He followed me from aisle to aisle. Careful not to look as if that is what he was doing. He would just happen to be there. Arranging books on a lower shelf. Carrying something from one place to another. Trying not to be noticed.
He looked like a thousand other awkward teenage boys. Going about his part time job in a bookstore. Hair carefully careless. Swept forward to cover as much of his face as possible. Providing a way to hide that could easily be brushed off as fashion. Skinny, with the hunched over posture of a kid who has recently sprouted a few inches and isn’t sure yet how to carry them. The shirt was baggy, and tucked into his pants in a manner suggesting it was required by his boss. The pants were the kind meant to be worn low on the hips, or more likely, halfway below his butt. Not designed for tucking in baggy shirts at work.
A perfectly ordinary looking kid. I’d only noticed him because he seemed to be wherever I was. Each time I glanced over at him, I made the same mental note. That he was not especially good looking, and even if he were, he was far too young. There are few bigger turn offs than feeling like a pederast.
He reminded me of another teenage boy, in another bookstore, once. In Paris. I had stumbled across a quaint shop in the gay part of the city, and was standing in one of the narrow aisles, trying to determine if the book I was holding might be too advanced for my elementary French.
A dark haired, rather prep school looking boy kept walking past me. Nervous. He was extremely nervous. The poor kid must have come to that shop hoping to meet another man who was gay. A full grown man. Someone who would help him get through his fledgling phase. Perhaps he was completely without experience of any kind with another man, and was taking what must have seemed to him an enormous risk. Hesitant, but compelled by the conviction that this was his best chance at finding love.
He passed by me slowly. Brushing against the edge of the book in my hands. Trying to get my attention. The thought of statutory rape prevented me from looking up. I could empathize with him, and remember being that young myself, and not caring about an age difference of a few years. There were crushes on school teachers. Priests, even. So it wouldn’t matter to him. This shy boy in Paris. The thing is, once you are on the adult side of that fantasy, age does matter to you.
There is something kind of icky about the idea of being with a boy who is too young. He’s not yet fully developed. Unripened fruit. That, and the pressure of having to stand next to him shirtless, or lie next to him naked, and do the things young people do without thought of how they look shirtless. Or naked.
Not that I’m old. That’s the whole point. With a guy closer to my own age, I wouldn’t feel self-conscious. At least not very. I’m fit. In good shape. Grateful I can still hold a handstand, or take the stairs, or wear the same sized jeans I did in college. So who needs some mid-puberty apprentice to make me appear ready to play the dad?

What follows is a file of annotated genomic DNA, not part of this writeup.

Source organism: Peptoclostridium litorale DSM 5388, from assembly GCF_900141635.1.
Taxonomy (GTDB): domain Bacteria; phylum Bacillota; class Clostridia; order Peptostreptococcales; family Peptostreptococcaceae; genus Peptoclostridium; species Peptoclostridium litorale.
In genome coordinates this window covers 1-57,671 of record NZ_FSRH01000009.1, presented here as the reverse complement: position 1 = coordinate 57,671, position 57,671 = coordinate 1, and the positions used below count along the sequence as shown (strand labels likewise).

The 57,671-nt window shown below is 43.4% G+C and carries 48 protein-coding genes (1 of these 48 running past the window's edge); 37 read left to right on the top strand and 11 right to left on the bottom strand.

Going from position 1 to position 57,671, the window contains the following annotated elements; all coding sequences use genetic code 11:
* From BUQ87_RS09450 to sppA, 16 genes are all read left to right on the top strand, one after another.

That is the word. Apprentice. An important word. I can easily recall working my teenage part time shift at the supermarket. Following a handsome full grown man down the aisle. Pretending to be searching for a price on a can of whatever. Fantasizing about him. Exploring all the various scenarios in which he could lead me into the sensual world.
The announcement came over the PA system, that the store would be closing, bringing me back from Paris to the present. I grabbed the four books I had decided to buy, and headed up to the cashier. Although I was next, a line had formed behind me. The girl at the counter called for one of her co-workers to open another register.
There he was, the awkward teenage boy with carefully tousled hair. Now we were face to face, as he rang me up. No skulking behind, casting fantasies at me. He did his best to avoid what he wanted most. Then asked if I would like him to hand me the receipt, or put it in the bag.
An odd question. One I’ve never been asked by any cashier in any store, ever. Of course I wanted him to hand me the receipt.
“You can just put it in the bag.” Avoidance myself.
We locked eyes. I’d not seen his until that moment. Big and blue, and dancing with fairies and sparkling pixie dust. He positively beamed at me, and held my gaze, and why shouldn’t I give this boy the experience I never had when I was him? Why not? Who cares about age or insecurity or improbabilities? Wouldn’t it be wonderful to be what he wants me to be? To take him under my wing, tell him how much he matters, how important it is for him to be loved and to feel loved and to know that he deserves to have a few dreams come true.
It would be nice, but the problem with this real life scenario is that there isn’t the chance to fit all of that in the few seconds of interaction between customer and employee. In the glass storefront, his reflection watched me walk away. I hope with everything in my heart that he saw me look back at him and smile.